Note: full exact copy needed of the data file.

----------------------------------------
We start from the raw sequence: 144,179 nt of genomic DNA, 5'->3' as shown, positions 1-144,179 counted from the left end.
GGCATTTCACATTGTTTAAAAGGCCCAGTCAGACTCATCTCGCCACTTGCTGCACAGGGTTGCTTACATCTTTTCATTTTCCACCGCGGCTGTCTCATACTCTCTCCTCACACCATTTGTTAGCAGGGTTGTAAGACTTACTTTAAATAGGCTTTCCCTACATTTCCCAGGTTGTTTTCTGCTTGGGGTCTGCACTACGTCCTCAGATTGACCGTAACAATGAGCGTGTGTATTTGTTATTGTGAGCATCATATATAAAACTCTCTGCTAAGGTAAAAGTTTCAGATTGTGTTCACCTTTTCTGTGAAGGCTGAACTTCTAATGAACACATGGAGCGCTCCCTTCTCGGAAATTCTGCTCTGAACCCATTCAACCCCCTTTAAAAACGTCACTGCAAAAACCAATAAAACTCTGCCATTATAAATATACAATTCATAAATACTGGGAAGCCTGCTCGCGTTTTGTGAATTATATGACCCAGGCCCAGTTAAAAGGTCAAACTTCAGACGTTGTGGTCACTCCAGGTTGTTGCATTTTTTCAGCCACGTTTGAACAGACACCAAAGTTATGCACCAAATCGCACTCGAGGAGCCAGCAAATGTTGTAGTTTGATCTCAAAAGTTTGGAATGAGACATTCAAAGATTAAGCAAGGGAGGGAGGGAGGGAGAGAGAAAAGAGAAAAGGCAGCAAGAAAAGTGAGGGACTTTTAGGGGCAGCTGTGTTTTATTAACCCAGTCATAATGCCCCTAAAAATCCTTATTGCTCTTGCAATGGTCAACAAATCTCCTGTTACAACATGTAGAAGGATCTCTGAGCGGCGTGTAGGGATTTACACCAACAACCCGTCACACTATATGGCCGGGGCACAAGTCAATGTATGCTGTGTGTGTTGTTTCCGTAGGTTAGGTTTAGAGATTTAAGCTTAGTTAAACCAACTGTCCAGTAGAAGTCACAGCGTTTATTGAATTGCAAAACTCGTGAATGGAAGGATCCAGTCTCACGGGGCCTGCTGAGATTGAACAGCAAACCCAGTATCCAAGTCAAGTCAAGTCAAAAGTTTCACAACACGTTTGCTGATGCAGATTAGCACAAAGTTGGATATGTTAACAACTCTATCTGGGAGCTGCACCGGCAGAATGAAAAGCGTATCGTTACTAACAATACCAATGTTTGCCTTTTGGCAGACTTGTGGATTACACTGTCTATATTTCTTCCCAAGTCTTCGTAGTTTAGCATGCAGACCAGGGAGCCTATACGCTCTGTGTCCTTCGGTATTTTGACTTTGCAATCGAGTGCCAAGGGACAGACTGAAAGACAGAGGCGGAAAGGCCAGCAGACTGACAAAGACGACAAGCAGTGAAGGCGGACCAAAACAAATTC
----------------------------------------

We start from the raw sequence: 144,179 nt of genomic DNA, 5'->3' as shown, positions 1-144,179 counted from the left end.
GGCATTTCACATTGTTTAAAAGGCCCAGTCAGACTCATCTCGCCACTTGCTGCACAGGGTTGCTTACATCTTTTCATTTTCCACCGCGGCTGTCTCATACTCTCTCCTCACACCATTTGTTAGCAGGGTTGTAAGACTTACTTTAAATAGGCTTTCCCTACATTTCCCAGGTTGTTTTCTGCTTGGGGTCTGCACTACGTCCTCAGATTGACCGTAACAATGAGCGTGTGTATTTGTTATTGTGAGCATCATATATAAAACTCTCTGCTAAGGTAAAAGTTTCAGATTGTGTTCACCTTTTCTGTGAAGGCTGAACTTCTAATGAACACATGGAGCGCTCCCTTCTCGGAAATTCTGCTCTGAACCCATTCAACCCCCTTTAAAAACGTCACTGCAAAAACCAATAAAACTCTGCCATTATAAATATACAATTCATAAATACTGGGAAGCCTGCTCGCGTTTTGTGAATTATATGACCCAGGCCCAGTTAAAAGGTCAAACTTCAGACGTTGTGGTCACTCCAGGTTGTTGCATTTTTTCAGCCACGTTTGAACAGACACCAAAGTTATGCACCAAATCGCACTCGAGGAGCCAGCAAATGTTGTAGTTTGATCTCAAAAGTTTGGAATGAGACATTCAAAGATTAAGCAAGGGAGGGAGGGAGGGAGAGAGAAAAGAGAAAAGGCAGCAAGAAAAGTGAGGGACTTTTAGGGGCAGCTGTGTTTTATTAACCCAGTCATAATGCCCCTAAAAATCCTTATTGCTCTTGCAATGGTCAACAAATCTCCTGTTACAACATGTAGAAGGATCTCTGAGCGGCGTGTAGGGATTTACACCAACAACCCGTCACACTATATGGCCGGGGCACAAGTCAATGTATGCTGTGTGTGTTGTTTCCGTAGGTTAGGTTTAGAGATTTAAGCTTAGTTAAACCAACTGTCCAGTAGAAGTCACAGCGTTTATTGAATTGCAAAACTCGTGAATGGAAGGATCCAGTCTCACGGGGCCTGCTGAGATTGAACAGCAAACCCAGTATCCAAGTCAAGTCAAGTCAAAAGTTTCACAACACGTTTGCTGATGCAGATTAGCACAAAGTTGGATATGTTAACAACTCTATCTGGGAGCTGCACCGGCAGAATGAAAAGCGTATCGTTACTAACAATACCAATGTTTGCCTTTTGGCAGACTTGTGGATTACACTGTCTATATTTCTTCCCAAGTCTTCGTAGTTTAGCATGCAGACCAGGGAGCCTATACGCTCTGTGTCCTTCGGTATTTTGACTTTGCAATCGAGTGCCAAGGGACAGACTGAAAGACAGAGGCGGAAAGGCCAGCAGACTGACAAAGACGACAAGCAGTGAAGGCGGACCAAAACAAATTC